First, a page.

Another potential problem with FES is that the electric stimulation required may be so uncomfortable that some may not want to use it. FES devices also require some sort of training period to find the most appropriate amount of stimulation and where to place the electrodes to optimize its effectiveness.

Lastly, FES devices are generally not covered by insurance, and can cost approximately $5,000 to $6,000. The most commonly used FES devices are the NESS L300 and L300 Plus by Bioness, and WalkAide by Innovative Neurotronics.
FES Cycling
FES cycling has been utilized predominantly for those with spinal cord injury, but can also be used for those with MS. Electrodes are placed on different muscles on one or both arms or legs, and can assist or resist the individual during cycling using a special ergometer (arm/leg cycle). This has a host of benefits, including maintaining available range of motion, strength and endurance training, aerobic fitness, and fatigue and pain reduction. These can positively affect an individual’s mobility and quality of life. An advantage to the FES cycling is that it can be used for all patients with MS, whether they are ambulatory or not. More research into the short- and long-term effects is currently being conducted, but it can be safely utilized in both outpatient clinics and home settings.
Just like with the FES foot drop devices, an FES cycle setup may not be covered by insurance, and can be expensive, about $15,000 to $20,000 for home use. The companies that manufacture FES cycling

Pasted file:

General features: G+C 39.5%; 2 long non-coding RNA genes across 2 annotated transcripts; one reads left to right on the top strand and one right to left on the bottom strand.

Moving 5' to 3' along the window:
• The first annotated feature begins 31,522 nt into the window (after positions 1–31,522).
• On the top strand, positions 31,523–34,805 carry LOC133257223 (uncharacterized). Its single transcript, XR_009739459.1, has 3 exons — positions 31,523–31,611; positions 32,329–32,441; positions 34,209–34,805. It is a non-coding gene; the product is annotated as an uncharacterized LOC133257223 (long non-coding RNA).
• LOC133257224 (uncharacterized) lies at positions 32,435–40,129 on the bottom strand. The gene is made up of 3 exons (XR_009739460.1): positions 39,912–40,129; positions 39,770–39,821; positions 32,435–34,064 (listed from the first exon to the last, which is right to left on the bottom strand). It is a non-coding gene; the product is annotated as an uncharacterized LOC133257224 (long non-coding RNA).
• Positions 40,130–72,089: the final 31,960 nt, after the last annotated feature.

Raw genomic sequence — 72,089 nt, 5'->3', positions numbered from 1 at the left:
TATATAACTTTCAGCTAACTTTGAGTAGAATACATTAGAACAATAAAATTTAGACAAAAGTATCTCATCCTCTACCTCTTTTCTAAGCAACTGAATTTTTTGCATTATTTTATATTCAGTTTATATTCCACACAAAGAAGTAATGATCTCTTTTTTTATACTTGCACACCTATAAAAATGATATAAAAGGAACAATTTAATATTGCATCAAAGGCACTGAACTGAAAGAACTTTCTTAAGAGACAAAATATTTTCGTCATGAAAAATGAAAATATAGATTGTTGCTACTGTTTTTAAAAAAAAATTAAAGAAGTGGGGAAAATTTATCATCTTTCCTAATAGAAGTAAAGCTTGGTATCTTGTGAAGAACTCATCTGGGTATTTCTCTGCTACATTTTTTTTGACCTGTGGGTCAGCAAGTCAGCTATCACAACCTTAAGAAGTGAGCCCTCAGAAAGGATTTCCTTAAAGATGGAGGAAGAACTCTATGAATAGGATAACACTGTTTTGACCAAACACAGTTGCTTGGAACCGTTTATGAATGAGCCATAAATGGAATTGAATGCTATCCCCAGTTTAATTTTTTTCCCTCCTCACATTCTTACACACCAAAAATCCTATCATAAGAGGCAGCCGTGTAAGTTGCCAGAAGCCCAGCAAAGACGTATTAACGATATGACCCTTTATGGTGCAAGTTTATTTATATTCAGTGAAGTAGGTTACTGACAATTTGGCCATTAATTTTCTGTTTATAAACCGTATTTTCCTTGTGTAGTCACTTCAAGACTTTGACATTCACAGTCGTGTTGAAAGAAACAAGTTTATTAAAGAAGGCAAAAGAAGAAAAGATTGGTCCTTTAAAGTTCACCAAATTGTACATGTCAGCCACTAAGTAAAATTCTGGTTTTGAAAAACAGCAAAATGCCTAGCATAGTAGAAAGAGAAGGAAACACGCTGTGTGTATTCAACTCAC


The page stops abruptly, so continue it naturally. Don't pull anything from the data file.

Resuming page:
include Restorative Therapies and Therapeutic Alliances.

Transcutaneous Electrical Stimulation (TENS)
Transcutaneous electrical stimulation (TENS) is a portable device that provides electrical stimulation directly over the skin to different nerves to aid in providing relief for pain, spasms, and spasticity. They have been utilized for many years for persons with musculoskeletal pain, but research has demonstrated that it is a safe and viable option for certain MS symptoms, especially when combined with other active therapies, such as exercise and stretching.
 Although TENS will not cure the underlying cause of the pain, it may provide some much- needed relief when pain medication is either unavailable or ineffective. Keep in mind,  because there are electric currents passing through the skin, there are some conditions which make the device unsafe to use for
certain individuals. This includes having a pacemaker; being allergic to the electrodes, gel, or tape; having certain dermatological conditions, such as dermatitis or eczema; and use on the front of the neck, or over the trunk, abdomen, or pelvic area during pregnancy. This list is not exhaustive, but should be
confirmed with your PT or MD prior to use.
TENS units are covered by some insurance companies, but are also widely available over the counter from a variety of different companies, generally less than $150.
Physical therapists examine individuals with MS and provide programs that are specifically tailored to the needs of the person to optimize their mobility and independence. Exercise and movement is the most essential component to any program, but electrical stimulation devices can be used in conjunction to help the person achieve their goals and improve their overall quality of life. Electrical stimulation devices are not always to the right approach for everyone, but they could be recommended to you as an option in your care plan if deemed appropriate based on your impairments and goals. Speak with your PT or M.D. to determine if electrical stimulation might be appropriate for you.